The good news was that SSI Schaefer, a manufacturer of refuse containers, returnable packaging and storage systems for automated warehousing and distribution centers, was achieving rapid growth.
The bad news? A severe drought and water restrictions were in place in the company’s home city of Charlotte, North Carolina.[pullquote]
To expand production, Schaefer needed a way to add 40% more cooling capacity for its processes without increasing water use.
Even without an expansion, the water restrictions were difficult to meet with Schaefer’s process cooling system, a 500-ton cooling tower and 400-ton chiller with evaporative fans that supplied process water for the hydraulics on the company’s machines.
The system used a lot of water, but perhaps even worse than that were the contamination issues: sludge and bacteria taken on by the evaporating water in the open loop. Schaefer had to clean the water with harsh chemicals and then dump it, incurring significant sewer charges that were three times that of their water usage bill.
Discovering a new closed-loop system
Schaefer looked at this challenge as a unique opportunity to increase efficiencies in an area often-overlooked as a target for improvements. It was time for a new approach to process cooling.
Schaefer explored alternatives, and their search led to Ecodry, a closed-loop process cooling system from Frigel North America. The advantages quickly became clear – less water and energy consumption, lower costs and cleaner water.
With the Ecodry, the water returning from a process is pumped through heat exchangers and cooled with ambient air, providing clean water at the right temperature to process machines year round.
Ecodry systems provide customers with substantial water, sewage and electrical savings due to the patented adiabatic cooling chamber and free cooling capability in some operations. Source: Frigel North America
The Ecodry maintains water below that setpoint through its patented adiabatic cooling process. Ambient air that’s too warm passes through the adiabatic chamber, where it’s automatically pre-cooled using a small mist of water. Otherwise, the system runs completely dry.
There’s virtually no evaporation in the closed-loop system, so in addition to dramatically reducing water consumption, the technology runs free of the contaminants that often produce scale in traditional cooling systems.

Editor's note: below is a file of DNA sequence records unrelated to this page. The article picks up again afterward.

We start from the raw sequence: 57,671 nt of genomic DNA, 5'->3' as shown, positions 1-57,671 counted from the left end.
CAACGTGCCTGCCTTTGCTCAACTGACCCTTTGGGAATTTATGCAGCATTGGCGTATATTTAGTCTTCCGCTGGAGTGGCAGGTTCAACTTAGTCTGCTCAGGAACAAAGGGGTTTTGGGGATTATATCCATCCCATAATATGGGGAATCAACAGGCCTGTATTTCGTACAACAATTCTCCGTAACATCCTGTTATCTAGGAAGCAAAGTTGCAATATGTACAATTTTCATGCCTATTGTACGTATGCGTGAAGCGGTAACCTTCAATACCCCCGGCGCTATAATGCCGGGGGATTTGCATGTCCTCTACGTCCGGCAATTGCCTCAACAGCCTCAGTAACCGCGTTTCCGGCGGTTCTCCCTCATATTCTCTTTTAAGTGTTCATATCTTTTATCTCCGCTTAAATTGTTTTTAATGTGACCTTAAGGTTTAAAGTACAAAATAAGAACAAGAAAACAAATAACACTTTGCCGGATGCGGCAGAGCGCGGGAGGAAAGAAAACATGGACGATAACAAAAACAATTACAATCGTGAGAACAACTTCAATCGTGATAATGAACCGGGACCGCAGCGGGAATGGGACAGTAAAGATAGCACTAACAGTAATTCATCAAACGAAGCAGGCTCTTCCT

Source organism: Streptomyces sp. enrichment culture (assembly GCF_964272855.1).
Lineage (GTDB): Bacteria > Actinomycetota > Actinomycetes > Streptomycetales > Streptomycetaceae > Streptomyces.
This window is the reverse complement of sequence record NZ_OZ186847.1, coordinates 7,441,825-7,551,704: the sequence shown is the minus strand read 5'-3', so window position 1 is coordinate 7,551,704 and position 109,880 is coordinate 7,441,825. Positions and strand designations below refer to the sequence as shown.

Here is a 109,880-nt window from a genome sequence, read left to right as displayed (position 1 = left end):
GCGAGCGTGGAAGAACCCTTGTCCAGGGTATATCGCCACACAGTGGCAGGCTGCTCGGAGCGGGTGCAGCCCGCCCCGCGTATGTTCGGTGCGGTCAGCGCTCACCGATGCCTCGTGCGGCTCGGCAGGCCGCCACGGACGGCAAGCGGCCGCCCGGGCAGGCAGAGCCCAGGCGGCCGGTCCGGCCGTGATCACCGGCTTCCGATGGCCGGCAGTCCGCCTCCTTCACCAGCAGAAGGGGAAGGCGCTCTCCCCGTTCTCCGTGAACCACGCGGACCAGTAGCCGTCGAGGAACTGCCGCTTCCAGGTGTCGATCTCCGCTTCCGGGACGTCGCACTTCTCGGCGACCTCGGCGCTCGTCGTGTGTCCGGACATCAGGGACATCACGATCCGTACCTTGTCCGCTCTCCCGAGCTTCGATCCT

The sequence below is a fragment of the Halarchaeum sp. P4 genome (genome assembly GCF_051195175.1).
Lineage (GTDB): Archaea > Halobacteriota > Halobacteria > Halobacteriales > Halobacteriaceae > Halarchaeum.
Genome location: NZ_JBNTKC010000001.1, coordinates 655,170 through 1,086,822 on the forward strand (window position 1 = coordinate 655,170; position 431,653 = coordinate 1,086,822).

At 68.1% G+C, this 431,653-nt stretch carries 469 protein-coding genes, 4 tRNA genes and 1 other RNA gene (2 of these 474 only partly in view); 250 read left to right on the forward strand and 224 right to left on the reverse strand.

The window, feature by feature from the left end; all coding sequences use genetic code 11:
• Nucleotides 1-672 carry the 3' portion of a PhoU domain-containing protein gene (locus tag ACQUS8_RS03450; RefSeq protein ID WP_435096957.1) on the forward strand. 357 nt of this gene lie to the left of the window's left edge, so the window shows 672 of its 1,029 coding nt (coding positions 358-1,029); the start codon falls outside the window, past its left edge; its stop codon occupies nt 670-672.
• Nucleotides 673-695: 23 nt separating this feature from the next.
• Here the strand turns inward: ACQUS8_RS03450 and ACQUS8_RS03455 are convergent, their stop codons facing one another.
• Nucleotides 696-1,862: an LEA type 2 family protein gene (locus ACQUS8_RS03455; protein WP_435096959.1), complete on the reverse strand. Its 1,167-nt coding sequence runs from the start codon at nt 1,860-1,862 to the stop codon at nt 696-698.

As an additional efficiency benefit, the system also offers free cooling when ambient conditions and setpoint allow the chillers to be shut down. The Ecodry system has been in use around the world for more than a decade and at manufacturers across the U.S. for more than five years.
Achieving lower costs and better quality
Post-installation of the Ecodry, SSI Schaefer achieved 40% increase in cooling capacity while dramatically reducing its water and energy use, cutting maintenance and downtime and, with the continuously clean water circulated to its processes, ensuring that no harmful contaminants reached any products.
The company is realizing 97% water savings, reducing its water and sewer bill by as much as $900 per month. And in addition to overall system energy savings, Schaefer is seeing a 15% reduction in energy costs from free cooling opportunities alone and 10% energy savings, on top of faster cycle times, from use of efficient, press-side Turbogel units over standard temperature control units.
The Ecodry not only played a role in meeting SSI Schaefer’s water conservation challenge, but also its heavy contamination problems including bacterial growth and sludge ino its water. The company also was able to monitor and troubleshoot problems via a Web-based network, 24 hours per day, making the system efficient to run.
“The Ecodry system allowed us to save dramatically on water, as well as circulate clean water continuously to our machinery,” says Morris Marlow, technical manager of SSI Schaefer. “This plays a large role in our commitment to overall efficiency and quality as a business.”
And although the Charlotte water restrictions were lifted this spring, Schaefer continues to benefit from the lower costs and higher efficiency associated with its new system.